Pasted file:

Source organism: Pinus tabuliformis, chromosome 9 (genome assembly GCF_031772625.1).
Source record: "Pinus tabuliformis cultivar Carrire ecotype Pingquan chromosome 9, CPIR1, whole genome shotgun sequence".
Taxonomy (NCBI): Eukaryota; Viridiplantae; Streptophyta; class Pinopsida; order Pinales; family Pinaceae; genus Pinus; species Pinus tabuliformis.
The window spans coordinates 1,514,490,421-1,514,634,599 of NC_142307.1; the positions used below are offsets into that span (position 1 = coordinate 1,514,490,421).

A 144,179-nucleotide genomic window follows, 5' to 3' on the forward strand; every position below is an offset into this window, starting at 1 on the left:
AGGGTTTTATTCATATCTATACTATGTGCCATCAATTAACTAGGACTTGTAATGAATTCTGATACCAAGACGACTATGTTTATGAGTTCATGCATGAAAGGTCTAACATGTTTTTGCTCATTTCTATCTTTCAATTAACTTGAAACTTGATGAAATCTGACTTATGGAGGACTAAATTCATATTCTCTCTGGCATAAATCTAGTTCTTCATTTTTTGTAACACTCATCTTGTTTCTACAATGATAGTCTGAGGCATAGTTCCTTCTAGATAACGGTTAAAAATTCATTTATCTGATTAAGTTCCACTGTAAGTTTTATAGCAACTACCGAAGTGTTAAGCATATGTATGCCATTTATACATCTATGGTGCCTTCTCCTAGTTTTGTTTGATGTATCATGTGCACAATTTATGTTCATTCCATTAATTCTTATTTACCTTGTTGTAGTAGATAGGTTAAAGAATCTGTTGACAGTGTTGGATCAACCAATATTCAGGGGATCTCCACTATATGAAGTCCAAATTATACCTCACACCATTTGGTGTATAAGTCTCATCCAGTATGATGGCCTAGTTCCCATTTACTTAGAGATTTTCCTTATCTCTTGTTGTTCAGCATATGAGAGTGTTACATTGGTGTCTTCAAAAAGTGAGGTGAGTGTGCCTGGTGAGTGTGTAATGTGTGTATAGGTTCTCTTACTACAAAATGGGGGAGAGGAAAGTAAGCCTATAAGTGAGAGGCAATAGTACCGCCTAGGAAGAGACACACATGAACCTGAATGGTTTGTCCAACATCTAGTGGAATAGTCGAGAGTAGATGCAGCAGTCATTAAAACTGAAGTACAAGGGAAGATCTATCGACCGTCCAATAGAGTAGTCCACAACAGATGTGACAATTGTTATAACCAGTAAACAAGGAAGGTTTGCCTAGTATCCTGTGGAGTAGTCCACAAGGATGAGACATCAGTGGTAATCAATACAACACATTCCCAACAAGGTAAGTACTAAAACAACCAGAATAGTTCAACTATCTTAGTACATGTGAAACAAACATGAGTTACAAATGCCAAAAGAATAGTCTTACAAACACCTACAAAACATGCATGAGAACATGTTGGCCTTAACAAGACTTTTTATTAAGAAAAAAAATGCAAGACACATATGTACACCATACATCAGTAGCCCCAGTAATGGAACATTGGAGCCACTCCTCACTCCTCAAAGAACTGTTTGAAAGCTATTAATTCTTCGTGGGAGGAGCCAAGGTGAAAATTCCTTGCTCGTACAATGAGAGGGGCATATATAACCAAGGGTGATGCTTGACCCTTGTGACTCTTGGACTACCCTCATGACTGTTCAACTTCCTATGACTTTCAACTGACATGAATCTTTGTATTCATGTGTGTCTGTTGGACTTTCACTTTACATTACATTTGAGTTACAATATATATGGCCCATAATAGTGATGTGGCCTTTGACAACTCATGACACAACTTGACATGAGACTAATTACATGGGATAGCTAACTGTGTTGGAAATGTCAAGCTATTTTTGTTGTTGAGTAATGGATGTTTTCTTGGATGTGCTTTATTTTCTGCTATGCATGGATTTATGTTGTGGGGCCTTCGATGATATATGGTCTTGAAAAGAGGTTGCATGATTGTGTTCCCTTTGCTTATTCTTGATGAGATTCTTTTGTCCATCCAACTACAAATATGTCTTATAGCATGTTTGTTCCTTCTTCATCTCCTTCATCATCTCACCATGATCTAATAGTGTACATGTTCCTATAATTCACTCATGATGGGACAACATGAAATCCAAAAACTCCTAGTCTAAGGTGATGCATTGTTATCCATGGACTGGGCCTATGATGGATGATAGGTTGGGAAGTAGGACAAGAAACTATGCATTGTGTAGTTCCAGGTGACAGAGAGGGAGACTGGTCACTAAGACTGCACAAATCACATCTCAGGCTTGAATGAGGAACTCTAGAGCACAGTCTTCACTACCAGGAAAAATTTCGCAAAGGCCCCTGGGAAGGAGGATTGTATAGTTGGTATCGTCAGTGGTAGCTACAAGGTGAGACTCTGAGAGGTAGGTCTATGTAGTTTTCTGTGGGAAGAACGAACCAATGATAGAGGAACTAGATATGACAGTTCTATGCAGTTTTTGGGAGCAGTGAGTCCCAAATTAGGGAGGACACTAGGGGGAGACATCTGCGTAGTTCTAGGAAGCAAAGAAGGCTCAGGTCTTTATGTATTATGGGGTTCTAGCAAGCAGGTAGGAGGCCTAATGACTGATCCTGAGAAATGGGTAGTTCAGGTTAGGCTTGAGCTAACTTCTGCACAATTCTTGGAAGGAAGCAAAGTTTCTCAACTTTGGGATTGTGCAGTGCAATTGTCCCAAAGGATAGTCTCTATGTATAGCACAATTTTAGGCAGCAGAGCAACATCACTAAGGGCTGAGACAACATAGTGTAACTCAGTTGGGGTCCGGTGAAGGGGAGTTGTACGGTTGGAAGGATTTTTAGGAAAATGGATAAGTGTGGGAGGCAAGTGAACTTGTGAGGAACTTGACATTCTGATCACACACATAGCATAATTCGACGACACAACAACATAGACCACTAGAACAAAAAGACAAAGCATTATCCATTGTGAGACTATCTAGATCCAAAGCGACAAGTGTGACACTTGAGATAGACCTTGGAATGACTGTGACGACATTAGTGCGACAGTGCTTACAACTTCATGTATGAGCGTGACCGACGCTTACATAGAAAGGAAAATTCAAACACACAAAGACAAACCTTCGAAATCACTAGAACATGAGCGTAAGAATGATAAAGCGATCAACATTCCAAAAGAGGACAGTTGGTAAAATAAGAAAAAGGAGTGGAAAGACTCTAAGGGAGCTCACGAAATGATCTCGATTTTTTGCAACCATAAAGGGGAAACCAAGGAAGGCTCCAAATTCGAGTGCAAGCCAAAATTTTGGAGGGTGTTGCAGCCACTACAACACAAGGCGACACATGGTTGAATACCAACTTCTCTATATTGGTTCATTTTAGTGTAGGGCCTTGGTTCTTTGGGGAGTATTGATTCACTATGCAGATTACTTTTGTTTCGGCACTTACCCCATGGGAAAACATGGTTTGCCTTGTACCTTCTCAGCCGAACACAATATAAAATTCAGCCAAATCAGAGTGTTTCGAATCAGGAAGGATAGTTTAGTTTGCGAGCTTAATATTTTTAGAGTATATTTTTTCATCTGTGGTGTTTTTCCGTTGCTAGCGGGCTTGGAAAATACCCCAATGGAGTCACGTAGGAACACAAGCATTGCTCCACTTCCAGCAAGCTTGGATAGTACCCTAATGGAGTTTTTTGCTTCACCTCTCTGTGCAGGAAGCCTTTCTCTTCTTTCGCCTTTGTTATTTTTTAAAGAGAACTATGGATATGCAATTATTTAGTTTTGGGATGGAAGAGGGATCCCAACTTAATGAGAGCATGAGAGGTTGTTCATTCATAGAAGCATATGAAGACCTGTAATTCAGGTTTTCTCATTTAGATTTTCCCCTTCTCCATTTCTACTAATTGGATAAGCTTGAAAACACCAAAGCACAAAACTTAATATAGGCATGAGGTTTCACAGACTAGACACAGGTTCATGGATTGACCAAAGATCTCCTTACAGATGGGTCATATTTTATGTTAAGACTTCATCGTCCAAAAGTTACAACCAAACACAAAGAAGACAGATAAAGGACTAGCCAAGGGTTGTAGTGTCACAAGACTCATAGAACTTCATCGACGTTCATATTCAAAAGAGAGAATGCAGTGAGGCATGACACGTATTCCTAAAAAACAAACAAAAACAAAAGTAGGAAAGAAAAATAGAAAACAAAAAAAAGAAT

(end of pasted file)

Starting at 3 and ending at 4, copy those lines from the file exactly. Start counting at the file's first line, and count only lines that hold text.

Taxonomy (NCBI): Eukaryota; Viridiplantae; Streptophyta; class Pinopsida; order Pinales; family Pinaceae; genus Pinus; species Pinus tabuliformis.
The window spans coordinates 1,514,490,421-1,514,634,599 of NC_142307.1; the positions used below are offsets into that span (position 1 = coordinate 1,514,490,421).